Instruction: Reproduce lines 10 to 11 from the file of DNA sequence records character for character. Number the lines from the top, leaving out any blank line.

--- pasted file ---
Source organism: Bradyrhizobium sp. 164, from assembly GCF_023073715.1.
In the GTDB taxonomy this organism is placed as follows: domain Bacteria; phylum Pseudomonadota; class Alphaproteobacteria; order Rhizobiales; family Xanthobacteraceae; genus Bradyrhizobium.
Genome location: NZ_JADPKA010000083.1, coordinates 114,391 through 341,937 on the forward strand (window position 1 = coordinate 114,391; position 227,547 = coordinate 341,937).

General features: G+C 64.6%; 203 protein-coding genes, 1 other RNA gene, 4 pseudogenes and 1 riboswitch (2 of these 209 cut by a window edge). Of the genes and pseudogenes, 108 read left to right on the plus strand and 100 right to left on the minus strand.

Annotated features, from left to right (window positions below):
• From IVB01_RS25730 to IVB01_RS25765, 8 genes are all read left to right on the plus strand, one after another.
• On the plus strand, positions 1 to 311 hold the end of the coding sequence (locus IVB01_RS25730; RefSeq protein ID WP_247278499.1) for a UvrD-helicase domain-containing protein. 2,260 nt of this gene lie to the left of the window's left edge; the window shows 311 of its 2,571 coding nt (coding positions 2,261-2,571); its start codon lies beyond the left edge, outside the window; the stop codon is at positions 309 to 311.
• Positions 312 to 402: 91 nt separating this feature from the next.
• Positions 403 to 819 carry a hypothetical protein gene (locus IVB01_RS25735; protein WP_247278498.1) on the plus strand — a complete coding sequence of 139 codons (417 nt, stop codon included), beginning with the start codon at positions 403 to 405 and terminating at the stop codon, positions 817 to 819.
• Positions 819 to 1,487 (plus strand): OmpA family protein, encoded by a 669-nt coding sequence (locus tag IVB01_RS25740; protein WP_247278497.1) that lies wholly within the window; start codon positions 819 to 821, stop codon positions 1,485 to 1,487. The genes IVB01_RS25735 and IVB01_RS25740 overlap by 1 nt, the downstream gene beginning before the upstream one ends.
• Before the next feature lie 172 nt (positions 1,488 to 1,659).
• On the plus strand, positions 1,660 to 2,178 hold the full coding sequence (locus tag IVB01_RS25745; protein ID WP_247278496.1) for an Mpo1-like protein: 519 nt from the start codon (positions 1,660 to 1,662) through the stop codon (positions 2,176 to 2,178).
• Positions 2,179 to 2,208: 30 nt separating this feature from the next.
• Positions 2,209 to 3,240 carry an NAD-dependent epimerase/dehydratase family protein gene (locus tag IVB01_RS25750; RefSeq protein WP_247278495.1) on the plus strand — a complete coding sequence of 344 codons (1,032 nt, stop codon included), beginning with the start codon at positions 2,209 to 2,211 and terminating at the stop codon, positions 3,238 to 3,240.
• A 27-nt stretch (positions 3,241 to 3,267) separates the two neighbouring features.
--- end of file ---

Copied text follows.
• Positions 819 to 1,487 (plus strand): OmpA family protein, encoded by a 669-nt coding sequence (locus tag IVB01_RS25740; protein WP_247278497.1) that lies wholly within the window; start codon positions 819 to 821, stop codon positions 1,485 to 1,487. The genes IVB01_RS25735 and IVB01_RS25740 overlap by 1 nt, the downstream gene beginning before the upstream one ends.
• Before the next feature lie 172 nt (positions 1,488 to 1,659).